Preventing Downturns in Performance – Owen Anderson Ph.D.

I am so pleased that Owen Anderson Ph.D. has once again allowed me to post a recent article of his. Owen can be reached here: coach.owen@comcast.net – DMH

When runners are still able to get out onto the roads or track and do their planned work, but their performances are off by 5 to 10 percent and feelings of fatigue are stronger than usual, we say that such runners have become stale.
Staleness is a temporary condition, usually linked with just a few days of sub-par running. However, it can progress to the over-trained state, a longer-term state associated with pronounced physiological changes in the nervous and muscular systems which decrease performance capacity significantly.

Increases in training volume (mileage or kilometrage) are a principal cause of staleness, because the new, higher amount of work being performed often exceeds the capacity of a runner’s body to recover from the augmented training stress and then adapt physiologically. Each added mile places an additional stress on the body, and yet runners often blithely increase mileage without making corresponding and necessary changes in the ways they are preparing for and recovering from their workouts.

One key problem is that runners often advance volume without having the intrinsic running-specific strength to do so successfully (i. e., to do so without causing staleness and/or injury). Runners tend to believe that higher volume would be a good thing from the standpoint of aerobic-capacity expansion and thus pursue greater volume avidly, without taking into account the wear and tear on the muscular and connective-tissue systems which such running produces.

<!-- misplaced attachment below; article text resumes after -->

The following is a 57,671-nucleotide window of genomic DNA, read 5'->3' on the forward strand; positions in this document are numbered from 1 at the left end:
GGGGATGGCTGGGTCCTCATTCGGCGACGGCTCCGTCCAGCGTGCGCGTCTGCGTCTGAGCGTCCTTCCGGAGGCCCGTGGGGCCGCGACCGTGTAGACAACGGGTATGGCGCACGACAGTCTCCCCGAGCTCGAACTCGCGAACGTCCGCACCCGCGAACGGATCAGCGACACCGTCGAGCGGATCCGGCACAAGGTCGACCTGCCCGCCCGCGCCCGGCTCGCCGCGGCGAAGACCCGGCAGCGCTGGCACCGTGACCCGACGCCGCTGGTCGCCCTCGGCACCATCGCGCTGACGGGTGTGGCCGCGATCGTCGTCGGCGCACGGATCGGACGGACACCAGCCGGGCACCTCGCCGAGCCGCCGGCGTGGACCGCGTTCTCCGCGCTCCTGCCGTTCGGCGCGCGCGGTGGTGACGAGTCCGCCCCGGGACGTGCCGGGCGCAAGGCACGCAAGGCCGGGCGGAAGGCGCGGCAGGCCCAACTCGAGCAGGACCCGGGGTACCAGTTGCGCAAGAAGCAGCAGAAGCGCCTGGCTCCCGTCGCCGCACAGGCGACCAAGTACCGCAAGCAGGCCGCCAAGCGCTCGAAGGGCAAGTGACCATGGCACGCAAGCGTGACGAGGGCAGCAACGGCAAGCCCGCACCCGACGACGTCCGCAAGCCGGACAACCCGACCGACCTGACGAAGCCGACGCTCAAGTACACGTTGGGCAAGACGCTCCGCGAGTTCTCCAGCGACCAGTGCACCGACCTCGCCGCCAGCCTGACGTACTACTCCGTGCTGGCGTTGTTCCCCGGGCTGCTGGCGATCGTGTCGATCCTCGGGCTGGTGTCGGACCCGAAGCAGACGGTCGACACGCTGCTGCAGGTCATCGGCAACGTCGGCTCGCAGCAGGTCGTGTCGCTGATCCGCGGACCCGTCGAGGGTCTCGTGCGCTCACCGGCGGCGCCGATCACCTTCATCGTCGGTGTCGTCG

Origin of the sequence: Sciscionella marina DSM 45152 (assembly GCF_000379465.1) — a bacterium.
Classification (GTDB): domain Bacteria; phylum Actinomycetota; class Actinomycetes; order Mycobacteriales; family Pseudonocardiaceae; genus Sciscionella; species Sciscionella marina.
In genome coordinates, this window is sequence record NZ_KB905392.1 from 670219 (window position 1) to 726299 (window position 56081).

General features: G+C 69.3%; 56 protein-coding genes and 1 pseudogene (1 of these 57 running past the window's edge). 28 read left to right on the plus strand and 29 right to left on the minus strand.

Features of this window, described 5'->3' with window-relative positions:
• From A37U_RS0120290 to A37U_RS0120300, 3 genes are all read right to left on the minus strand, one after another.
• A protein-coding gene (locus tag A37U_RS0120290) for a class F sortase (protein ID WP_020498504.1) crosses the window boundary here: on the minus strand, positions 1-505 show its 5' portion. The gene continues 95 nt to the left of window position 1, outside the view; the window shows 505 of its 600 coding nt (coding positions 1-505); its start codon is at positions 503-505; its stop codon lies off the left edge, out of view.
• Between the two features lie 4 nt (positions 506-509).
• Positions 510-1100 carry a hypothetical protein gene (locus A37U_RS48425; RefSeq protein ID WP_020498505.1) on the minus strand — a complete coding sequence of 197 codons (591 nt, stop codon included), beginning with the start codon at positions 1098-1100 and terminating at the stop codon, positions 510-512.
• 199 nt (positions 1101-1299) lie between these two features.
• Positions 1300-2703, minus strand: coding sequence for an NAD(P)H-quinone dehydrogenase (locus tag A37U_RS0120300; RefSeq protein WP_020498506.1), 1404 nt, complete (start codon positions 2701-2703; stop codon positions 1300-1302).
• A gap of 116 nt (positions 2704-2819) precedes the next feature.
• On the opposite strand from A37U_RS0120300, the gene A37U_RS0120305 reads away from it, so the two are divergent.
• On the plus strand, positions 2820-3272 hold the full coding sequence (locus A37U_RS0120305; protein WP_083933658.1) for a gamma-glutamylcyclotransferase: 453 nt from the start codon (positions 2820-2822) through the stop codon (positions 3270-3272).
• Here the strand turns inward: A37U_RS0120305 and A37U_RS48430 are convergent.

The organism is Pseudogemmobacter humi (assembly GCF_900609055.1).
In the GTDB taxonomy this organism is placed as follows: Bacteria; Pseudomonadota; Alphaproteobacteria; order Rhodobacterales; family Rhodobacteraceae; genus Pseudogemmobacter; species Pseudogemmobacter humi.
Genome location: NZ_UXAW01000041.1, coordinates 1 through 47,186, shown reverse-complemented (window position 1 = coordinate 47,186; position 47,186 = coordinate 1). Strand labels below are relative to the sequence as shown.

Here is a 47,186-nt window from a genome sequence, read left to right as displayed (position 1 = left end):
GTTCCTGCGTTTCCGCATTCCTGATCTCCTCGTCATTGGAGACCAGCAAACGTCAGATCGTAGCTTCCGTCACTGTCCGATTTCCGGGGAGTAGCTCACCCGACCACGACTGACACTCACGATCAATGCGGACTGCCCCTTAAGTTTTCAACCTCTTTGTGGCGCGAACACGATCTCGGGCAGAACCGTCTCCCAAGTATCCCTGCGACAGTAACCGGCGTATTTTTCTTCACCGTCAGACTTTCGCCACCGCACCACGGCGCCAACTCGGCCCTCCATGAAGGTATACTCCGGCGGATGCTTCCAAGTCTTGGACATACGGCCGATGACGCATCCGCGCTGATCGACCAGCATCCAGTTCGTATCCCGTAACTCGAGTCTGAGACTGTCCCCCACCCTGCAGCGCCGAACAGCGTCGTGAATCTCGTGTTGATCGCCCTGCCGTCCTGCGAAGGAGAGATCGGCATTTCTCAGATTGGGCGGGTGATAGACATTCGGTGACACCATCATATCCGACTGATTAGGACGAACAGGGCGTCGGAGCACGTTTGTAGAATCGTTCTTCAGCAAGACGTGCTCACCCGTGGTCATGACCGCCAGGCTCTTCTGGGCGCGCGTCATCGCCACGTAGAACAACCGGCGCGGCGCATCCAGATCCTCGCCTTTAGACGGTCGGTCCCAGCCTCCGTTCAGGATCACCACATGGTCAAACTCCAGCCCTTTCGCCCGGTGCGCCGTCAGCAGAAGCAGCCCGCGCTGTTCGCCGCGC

That destructive action, the lysis of myofibers and myofibrils in response to the thousands of additional running steps taken each week, has to be counteracted in some way, either by first expanding running-specific strength (prior to the mileage build-up) to protect the muscles or else by enhancing recovery processes in appropriate correspondence with the volume augmentation (actually both steps, upgraded strength and enhanced recovery, are recommended).

A firm bottom line is that a runner can’t simply proceed as usual when he/she ramps up mileage. The strength preparation must match the increase in work load, and the recovery processes must be enhanced in order to allow the body to adapt and re-build adequately despite the bruising blows of the longer-duration training.

Many different recovery modes can be effective. Certainly, if a runner’s weight has been at a desirable level, he/she can not increase mileage without also stepping up intakes of total calories and carbohydrate. Without adequate calories to fuel the additional miles, internal energy stores will run low. In the absence of copious carbohydrate intake, muscle-glycogen levels will drop, energy and endurance will dip, and overall performances will fall (yes, staleness can occur in this way). When volume expands, taking in more calories and carbs is a key part of recovery.

Sleep is an often-overlooked but amazingly effective recovery mode. Many runners believe they can advance from 30 to 45 miles per week without any change at all in sleep patterns, but such a strategy is extremely ill-advised. Sleep encompasses a variety of different recovery processes, not the least of which is a night-time surge in the pituitary production of human growth hormone, which in turn repairs bone and muscle tissues while enhancing the breakdown of fat. The relationship has not been carefully worked out in scientific settings, but it is clear that higher mileage creates a demand for more time in the sack, and – yes – even the occasional use of kindergarten-style afternoon naps, if possible – to restore the body and promote adaptation.